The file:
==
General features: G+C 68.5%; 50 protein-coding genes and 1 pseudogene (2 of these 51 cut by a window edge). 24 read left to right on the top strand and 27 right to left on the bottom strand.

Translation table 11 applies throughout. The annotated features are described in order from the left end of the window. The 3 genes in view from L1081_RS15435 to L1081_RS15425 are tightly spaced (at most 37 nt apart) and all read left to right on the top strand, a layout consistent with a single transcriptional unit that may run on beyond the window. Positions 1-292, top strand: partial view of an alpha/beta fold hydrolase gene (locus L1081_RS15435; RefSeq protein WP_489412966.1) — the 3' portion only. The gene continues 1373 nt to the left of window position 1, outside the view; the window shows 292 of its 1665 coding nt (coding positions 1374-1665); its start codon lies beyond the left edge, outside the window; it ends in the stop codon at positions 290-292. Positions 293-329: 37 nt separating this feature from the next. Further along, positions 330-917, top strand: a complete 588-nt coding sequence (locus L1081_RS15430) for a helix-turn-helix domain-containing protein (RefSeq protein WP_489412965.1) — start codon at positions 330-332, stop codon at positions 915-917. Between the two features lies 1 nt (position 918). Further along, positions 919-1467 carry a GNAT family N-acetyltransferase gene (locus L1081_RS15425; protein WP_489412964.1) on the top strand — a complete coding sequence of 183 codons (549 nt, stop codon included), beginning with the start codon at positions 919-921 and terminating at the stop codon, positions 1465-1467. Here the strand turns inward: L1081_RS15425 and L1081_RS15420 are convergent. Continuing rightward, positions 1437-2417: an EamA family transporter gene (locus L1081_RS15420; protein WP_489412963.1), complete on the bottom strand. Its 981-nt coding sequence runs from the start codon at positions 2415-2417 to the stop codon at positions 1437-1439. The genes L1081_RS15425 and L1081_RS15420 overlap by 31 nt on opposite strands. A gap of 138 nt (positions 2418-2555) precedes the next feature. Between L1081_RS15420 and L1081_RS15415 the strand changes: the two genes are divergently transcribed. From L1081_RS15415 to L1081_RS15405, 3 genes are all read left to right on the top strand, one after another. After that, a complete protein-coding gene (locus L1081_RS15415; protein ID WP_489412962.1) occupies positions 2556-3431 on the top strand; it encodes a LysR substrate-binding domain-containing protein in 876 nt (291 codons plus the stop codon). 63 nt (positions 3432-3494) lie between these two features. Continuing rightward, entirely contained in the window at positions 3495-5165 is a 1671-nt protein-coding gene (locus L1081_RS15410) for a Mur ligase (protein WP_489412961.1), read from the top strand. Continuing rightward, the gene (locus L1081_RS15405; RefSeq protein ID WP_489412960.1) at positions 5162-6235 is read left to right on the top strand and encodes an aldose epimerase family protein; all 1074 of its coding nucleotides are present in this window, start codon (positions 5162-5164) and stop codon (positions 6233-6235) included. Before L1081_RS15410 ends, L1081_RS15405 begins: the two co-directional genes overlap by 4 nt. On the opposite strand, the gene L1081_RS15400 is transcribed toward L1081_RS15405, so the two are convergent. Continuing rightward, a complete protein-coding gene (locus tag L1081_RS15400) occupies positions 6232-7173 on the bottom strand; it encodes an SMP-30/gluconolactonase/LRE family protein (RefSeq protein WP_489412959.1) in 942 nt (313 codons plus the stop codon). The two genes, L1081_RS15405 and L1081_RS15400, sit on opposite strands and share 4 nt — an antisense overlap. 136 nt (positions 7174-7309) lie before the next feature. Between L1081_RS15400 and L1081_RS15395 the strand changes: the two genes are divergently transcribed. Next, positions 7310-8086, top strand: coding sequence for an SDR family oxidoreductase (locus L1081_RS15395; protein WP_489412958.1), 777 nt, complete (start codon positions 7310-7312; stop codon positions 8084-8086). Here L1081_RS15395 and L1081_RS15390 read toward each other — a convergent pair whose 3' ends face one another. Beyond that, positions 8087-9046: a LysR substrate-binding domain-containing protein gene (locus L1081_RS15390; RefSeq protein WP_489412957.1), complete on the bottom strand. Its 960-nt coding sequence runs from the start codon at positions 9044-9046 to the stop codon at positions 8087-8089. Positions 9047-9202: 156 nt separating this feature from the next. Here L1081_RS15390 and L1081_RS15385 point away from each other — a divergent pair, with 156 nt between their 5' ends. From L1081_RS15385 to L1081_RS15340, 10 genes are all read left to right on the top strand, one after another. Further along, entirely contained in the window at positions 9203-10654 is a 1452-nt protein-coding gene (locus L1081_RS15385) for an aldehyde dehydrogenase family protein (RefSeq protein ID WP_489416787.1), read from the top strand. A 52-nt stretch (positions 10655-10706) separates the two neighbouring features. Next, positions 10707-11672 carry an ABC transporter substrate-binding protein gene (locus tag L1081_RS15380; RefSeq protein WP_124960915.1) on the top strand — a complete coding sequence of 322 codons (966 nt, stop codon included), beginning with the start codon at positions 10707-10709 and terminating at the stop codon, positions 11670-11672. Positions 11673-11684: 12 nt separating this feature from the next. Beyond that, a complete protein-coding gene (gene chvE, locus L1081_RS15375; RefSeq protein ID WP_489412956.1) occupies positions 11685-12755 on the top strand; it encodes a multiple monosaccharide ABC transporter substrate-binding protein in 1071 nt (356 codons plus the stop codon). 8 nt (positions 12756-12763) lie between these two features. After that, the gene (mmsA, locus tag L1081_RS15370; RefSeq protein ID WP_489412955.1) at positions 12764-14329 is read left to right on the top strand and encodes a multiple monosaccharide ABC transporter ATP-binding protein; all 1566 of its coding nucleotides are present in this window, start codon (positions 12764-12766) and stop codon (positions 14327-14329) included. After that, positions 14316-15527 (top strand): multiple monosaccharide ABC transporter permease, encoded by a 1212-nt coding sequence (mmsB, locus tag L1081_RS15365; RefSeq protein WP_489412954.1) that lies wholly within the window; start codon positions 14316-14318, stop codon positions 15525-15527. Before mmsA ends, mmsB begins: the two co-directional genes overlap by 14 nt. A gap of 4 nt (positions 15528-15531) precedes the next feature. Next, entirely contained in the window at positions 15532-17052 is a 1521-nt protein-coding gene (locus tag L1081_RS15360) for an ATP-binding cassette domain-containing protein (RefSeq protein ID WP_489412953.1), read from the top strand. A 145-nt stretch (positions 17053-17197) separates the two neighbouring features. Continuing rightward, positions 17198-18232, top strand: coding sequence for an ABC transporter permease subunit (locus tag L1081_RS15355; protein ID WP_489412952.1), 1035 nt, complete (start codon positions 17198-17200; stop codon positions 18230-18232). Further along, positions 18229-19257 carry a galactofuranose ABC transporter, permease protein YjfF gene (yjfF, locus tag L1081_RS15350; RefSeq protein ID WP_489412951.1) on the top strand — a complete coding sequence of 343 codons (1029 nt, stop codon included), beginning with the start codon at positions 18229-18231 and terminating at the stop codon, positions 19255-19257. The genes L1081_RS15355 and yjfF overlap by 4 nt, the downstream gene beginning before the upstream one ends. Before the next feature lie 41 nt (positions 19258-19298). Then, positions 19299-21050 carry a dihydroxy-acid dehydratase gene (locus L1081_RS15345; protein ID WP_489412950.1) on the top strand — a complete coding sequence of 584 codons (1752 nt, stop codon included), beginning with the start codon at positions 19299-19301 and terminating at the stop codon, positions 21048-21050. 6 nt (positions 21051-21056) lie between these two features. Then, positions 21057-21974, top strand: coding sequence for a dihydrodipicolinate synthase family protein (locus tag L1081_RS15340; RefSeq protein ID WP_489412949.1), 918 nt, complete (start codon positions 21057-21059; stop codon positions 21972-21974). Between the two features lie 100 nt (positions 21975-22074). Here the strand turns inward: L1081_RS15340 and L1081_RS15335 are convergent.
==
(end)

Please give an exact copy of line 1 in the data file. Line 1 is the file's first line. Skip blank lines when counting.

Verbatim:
General features: G+C 68.5%; 50 protein-coding genes and 1 pseudogene (2 of these 51 cut by a window edge). 24 read left to right on the top strand and 27 right to left on the bottom strand.